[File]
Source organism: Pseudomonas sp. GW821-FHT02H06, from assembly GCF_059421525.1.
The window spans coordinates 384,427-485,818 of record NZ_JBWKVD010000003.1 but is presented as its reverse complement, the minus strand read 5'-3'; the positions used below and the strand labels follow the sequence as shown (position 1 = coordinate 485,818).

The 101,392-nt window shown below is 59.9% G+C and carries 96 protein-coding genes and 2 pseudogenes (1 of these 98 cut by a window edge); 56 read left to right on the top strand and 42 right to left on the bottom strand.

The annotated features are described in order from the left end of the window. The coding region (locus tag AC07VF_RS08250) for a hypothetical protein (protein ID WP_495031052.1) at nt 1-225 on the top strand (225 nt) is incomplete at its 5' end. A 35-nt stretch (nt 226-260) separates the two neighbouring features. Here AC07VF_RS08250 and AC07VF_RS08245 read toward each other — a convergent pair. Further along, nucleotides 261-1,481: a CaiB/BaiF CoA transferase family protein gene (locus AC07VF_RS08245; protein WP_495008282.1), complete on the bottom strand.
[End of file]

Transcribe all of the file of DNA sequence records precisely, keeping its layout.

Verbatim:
Source organism: Pseudomonas sp. GW821-FHT02H06, from assembly GCF_059421525.1.
The window spans coordinates 384,427-485,818 of record NZ_JBWKVD010000003.1 but is presented as its reverse complement, the minus strand read 5'-3'; the positions used below and the strand labels follow the sequence as shown (position 1 = coordinate 485,818).

The 101,392-nt window shown below is 59.9% G+C and carries 96 protein-coding genes and 2 pseudogenes (1 of these 98 cut by a window edge); 56 read left to right on the top strand and 42 right to left on the bottom strand.

The annotated features are described in order from the left end of the window. The coding region (locus tag AC07VF_RS08250) for a hypothetical protein (protein ID WP_495031052.1) at nt 1-225 on the top strand (225 nt) is incomplete at its 5' end. A 35-nt stretch (nt 226-260) separates the two neighbouring features. Here AC07VF_RS08250 and AC07VF_RS08245 read toward each other — a convergent pair. Further along, nucleotides 261-1,481: a CaiB/BaiF CoA transferase family protein gene (locus AC07VF_RS08245; protein WP_495008282.1), complete on the bottom strand.